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Overreaction to Sounds

Misophonia is when you respond strongly to certain noises that others might not notice. On the mild end, even quiet sounds may easily bother you. In more serious cases, hearing people chew, cough, sneeze, and do other normal things can disgust or anger you and make you want to flee.

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Is Your Brother to Blame?

Possibly! Many people with misophonia react to sounds only from a specific person. So your mother humming to herself or a cubicle co-worker chowing down at lunch may regularly send you into a rage.

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Possible Causes

Misophonia often happens along with conditions like obsessive compulsive disorder, anxiety problems, or Tourette's syndrome. Experts aren’t sure if these mental or neurological disorders might be the underlying culprits of misophonia. But they do  suspect at least some connection.

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What It’s Not

It’s normal if a dentist drill, a baby’s wail, or a loud scream startles or annoys you. But if you have misophonia -- a word with roots in Greek for “hatred” -- even ordinary sounds can trigger strong reactions. Things like whirring air conditioners, ticking clocks, and mobile phones chirping and dinging.

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Learned Behavior?

Your misophonia might have cropped up for the first time when, say, you were anxious and suddenly noticed the sound of your spouse chewing. If mealtimes are tense in your house, your brain might link it to the obnoxious (at least to you) chomping. Over time, you may start to feel anxious whenever you hear someone chewing innocently.

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A Physical Explanation?

People with misophonia often have more myelin, a fatty insulating cover, on nerve cells in their brain. And “trigger sounds” cause more activity in parts of their brain linked to emotion like fear, as well as to long-term memories. But scientists don’t know for sure if these physical signs are a cause of misophonia or happen because of it.

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An Avalanche

Once your body sets up one misophonic response, it tends to expand. So what may start out as an occasional disgust at your Aunt Julie’s quiet lip smacking at Sunday dinners might grow to include lip smacking by anyone, anywhere, anytime. After a while, a bunch of other noises like throat clearing, finger tapping, and even breathing might distress, irritate, or pain you.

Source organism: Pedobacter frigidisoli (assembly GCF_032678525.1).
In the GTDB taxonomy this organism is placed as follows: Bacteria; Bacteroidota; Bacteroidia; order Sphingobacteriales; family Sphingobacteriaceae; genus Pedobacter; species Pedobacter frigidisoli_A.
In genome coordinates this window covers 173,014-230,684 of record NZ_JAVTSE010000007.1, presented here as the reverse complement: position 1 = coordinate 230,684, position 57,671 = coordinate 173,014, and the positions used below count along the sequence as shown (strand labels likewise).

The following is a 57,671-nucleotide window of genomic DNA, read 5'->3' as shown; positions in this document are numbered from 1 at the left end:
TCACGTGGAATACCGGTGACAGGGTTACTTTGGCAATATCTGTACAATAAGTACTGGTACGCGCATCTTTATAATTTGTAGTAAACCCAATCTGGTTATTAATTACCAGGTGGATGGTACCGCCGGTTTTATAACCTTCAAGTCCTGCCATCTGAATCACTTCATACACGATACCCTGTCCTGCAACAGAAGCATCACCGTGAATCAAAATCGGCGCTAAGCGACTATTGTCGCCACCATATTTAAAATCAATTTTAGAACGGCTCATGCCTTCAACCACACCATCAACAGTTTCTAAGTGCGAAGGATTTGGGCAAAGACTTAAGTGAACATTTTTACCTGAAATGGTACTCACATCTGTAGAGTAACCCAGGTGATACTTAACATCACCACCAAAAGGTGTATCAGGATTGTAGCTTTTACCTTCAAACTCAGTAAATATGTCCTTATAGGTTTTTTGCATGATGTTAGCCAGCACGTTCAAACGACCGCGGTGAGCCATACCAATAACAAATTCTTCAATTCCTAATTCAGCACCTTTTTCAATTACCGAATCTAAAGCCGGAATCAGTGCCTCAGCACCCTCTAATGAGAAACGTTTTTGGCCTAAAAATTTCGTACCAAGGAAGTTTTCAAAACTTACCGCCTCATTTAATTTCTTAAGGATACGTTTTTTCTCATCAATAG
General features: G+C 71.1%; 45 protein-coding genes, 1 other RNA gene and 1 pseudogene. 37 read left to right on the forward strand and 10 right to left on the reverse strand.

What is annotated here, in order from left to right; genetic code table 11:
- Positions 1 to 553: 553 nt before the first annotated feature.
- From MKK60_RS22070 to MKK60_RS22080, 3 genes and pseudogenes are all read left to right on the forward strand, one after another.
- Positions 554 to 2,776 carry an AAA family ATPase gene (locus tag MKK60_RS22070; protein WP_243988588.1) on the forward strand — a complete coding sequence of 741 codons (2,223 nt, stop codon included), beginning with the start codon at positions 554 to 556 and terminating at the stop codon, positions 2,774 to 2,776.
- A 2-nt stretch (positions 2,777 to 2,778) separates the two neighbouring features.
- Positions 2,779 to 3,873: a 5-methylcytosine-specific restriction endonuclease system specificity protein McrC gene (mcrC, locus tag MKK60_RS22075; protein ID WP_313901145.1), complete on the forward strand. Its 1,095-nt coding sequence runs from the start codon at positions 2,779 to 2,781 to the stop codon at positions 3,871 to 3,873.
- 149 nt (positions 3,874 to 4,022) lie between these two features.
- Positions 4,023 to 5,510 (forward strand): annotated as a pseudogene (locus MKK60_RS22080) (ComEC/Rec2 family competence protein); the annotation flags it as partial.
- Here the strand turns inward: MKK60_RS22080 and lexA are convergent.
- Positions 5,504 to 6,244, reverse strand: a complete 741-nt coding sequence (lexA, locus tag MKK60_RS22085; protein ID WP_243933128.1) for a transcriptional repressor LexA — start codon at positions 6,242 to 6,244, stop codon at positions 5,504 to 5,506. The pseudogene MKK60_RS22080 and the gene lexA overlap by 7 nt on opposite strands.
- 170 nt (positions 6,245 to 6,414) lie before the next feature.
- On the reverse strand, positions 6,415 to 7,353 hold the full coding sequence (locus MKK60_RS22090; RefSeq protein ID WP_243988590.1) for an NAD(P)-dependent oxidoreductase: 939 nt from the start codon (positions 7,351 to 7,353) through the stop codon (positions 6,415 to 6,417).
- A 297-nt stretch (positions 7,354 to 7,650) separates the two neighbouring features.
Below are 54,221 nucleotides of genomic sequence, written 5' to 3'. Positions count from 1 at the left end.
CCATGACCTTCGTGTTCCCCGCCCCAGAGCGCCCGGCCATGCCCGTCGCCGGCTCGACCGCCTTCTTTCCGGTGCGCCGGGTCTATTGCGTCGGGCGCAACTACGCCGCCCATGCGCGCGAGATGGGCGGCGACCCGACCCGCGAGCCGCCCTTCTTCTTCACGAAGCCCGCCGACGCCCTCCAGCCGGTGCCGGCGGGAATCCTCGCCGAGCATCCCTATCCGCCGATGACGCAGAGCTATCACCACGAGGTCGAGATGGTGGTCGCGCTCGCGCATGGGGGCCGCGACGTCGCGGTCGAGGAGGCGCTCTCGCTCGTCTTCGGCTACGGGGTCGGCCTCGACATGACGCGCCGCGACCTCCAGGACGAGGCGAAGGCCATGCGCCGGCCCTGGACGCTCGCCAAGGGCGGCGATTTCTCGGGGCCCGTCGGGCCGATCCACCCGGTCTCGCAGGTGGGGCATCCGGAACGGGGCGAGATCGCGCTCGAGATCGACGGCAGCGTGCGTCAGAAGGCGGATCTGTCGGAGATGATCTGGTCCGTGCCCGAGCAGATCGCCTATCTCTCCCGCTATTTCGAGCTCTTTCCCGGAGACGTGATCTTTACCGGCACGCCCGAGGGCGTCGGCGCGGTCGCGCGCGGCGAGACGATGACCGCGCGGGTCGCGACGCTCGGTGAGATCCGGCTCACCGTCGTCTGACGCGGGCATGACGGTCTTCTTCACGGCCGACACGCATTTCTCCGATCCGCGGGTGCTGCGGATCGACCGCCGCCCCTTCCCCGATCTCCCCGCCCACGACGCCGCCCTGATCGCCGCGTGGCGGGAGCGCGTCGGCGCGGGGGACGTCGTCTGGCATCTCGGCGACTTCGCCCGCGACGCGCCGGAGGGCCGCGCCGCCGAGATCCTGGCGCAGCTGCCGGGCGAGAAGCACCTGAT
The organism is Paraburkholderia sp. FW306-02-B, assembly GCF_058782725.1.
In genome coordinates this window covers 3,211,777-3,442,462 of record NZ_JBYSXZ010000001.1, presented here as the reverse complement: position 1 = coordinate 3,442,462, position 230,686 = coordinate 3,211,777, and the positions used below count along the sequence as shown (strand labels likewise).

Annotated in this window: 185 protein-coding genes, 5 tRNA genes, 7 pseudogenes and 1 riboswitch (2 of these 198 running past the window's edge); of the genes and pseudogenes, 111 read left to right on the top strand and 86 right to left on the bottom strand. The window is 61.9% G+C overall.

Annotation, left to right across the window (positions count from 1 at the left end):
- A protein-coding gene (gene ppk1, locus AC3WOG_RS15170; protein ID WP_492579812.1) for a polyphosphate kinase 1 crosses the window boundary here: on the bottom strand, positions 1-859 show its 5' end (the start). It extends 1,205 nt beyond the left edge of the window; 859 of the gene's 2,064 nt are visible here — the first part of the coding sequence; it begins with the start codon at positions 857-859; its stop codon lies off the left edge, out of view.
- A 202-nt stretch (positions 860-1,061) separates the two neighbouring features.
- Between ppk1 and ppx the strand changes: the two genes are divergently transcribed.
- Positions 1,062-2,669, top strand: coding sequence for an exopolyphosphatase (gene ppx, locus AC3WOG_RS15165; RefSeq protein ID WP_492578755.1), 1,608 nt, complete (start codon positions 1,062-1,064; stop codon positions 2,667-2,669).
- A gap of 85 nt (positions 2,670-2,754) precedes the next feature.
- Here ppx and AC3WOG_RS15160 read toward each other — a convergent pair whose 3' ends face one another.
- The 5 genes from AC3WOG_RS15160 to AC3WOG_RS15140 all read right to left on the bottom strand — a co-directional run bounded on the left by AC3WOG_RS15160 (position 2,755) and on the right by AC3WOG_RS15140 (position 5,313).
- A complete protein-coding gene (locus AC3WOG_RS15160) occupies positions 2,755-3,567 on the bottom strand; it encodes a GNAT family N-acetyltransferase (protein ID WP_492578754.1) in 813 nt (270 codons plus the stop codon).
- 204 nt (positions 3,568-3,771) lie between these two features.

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Diagnosis

There’s no official group of symptoms, but your doctor will likely look for some key signs:

  • You’re highly sensitive to specific sounds or even the thought of them.
  • The sound irritates, scares, or angers you, perhaps causing you to yell or lash out.
  • You actively avoid certain sounds.
  • Your response disrupts your work, school, family, or social life.
  • Another psychiatric disorder doesn’t better explain your symptoms.
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Treatment

There’s no cure or proven therapies. But some approaches show promise. Certain talk therapies can help you step back from your response and try to understand it. Some expose you to the trigger sound in small amounts to help you get used to it and manage it. A doctor or therapist may be able to help guide you through your treatment options to find one that works best for you.

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Sources | Medically Reviewed on 02/22/2019 Reviewed by Neil Lava, MD on February 22, 2019

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SOURCES:

Frontiers In Psychology: “Misophonia and Potential Underlying Mechanisms: A Perspective.”

Harvard Health Publishing: “Misophonia: When sounds really do make you “crazy.”

Hear-It.org: “Misophonia.”

International OCD Foundation: “Like Nails on a Chalkboard: A Misophonia Overview.”

Medical Hypotheses: “Misophonia: A new mental disorder?”

Misophonia Institute: “What is Misophonia?” “Diagnosing Misophonia,” “Misophonia Triggers.”

PLoS One: “Misophonia: Diagnostic Criteria for a New Psychiatric Disorder.”

Reviewed by Neil Lava, MD on February 22, 2019

This tool does not provide medical advice. See additional information.

THIS TOOL DOES NOT PROVIDE MEDICAL ADVICE. It is intended for general informational purposes only and does not address individual circumstances. It is not a substitute for professional medical advice, diagnosis or treatment and should not be relied on to make decisions about your health. Never ignore professional medical advice in seeking treatment because of something you have read on the WebMD Site. If you think you may have a medical emergency, immediately call your doctor or dial 911.